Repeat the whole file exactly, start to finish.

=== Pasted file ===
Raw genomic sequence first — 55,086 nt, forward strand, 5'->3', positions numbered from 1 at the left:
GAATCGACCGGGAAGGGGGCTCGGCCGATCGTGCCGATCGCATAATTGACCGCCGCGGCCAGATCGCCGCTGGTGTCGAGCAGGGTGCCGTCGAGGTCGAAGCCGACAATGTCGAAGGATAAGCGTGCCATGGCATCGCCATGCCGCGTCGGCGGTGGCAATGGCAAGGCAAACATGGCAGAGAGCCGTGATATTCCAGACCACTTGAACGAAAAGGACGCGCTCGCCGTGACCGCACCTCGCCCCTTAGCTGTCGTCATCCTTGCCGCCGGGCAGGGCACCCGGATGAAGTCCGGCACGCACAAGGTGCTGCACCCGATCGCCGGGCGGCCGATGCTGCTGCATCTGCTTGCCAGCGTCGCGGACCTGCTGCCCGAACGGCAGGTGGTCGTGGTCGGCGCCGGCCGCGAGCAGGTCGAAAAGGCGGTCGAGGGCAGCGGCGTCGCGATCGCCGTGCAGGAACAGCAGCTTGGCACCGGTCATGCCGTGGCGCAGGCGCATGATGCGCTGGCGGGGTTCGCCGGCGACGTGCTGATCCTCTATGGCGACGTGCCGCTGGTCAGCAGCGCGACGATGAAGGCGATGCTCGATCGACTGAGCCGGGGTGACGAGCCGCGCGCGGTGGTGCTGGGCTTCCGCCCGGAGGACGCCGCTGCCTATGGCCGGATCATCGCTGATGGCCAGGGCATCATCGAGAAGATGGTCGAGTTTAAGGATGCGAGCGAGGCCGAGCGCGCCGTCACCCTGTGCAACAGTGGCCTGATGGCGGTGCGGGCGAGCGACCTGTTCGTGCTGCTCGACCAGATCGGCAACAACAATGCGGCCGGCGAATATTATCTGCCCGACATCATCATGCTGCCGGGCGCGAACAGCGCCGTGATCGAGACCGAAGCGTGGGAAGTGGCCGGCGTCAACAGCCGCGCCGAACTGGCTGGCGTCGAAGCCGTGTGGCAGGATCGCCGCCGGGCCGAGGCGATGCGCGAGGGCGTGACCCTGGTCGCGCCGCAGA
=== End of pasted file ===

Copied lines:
Raw genomic sequence first — 55,086 nt, forward strand, 5'->3', positions numbered from 1 at the left:
GAATCGACCGGGAAGGGGGCTCGGCCGATCGTGCCGATCGCATAATTGACCGCCGCGGCCAGATCGCCGCTGGTGTCGAGCAGGGTGCCGTCGAGGTCGAAGCCGACAATGTCGAAGGATAAGCGTGCCATGGCATCGCCATGCCGCGTCGGCGGTGGCAATGGCAAGGCAAACATGGCAGAGAGCCGTGATATTCCAGACCACTTGAACGAAAAGGACGCGCTCGCCGTGACCGCACCTCGCCCCTTAGCTGTCGTCATCCTTGCCGCCGGGCAGGGCACCCGGATGAAGTCCGGCACGCACAAGGTGCTGCACCCGATCGCCGGGCGGCCGATGCTGCTGCATCTGCTTGCCAGCGTCGCGGACCTGCTGCCCGAACGGCAGGTGGTCGTGGTCGGCGCCGGCCGCGAGCAGGTCGAAAAGGCGGTCGAGGGCAGCGGCGTCGCGATCGCCGTGCAGGAACAGCAGCTTGGCACCGGTCATGCCGTGGCGCAGGCGCATGATGCGCTGGCGGGGTTCGCCGGCGACGTGCTGATCCTCTATGGCGACGTGCCGCTGGTCAGCAGCGCGACGATGAAGGCGATGCTCGATCGACTGAGCCGGGGTGACGAGCCGCGCGCGGTGGTGCTGGGCTTCCGCCCGGAGGACGCCGCTGCCTATGGCCGGATCATCGCTGATGGCCAGGGCATCATCGAGAAGATGGTCGAGTTTAAGGATGCGAGCGAGGCCGAGCGCGCCGTCACCCTGTGCAACAGTGGCCTGATGGCGGTGCGGGCGAGCGACCTGTTCGTGCTGCTCGACCAGATCGGCAACAACAATGCGGCCGGCGAATATTATCTGCCCGACATCATCATGCTGCCGGGCGCGAACAGCGCCGTGATCGAGACCGAAGCGTGGGAAGTGGCCGGCGTCAACAGCCGCGCCGAACTGGCTGGCGTCGAAGCCGTGTGGCAGGATCGCCGCCGGGCCGAGGCGATGCGCGAGGGCGTGACCCTGGTCGCGCCGCAGA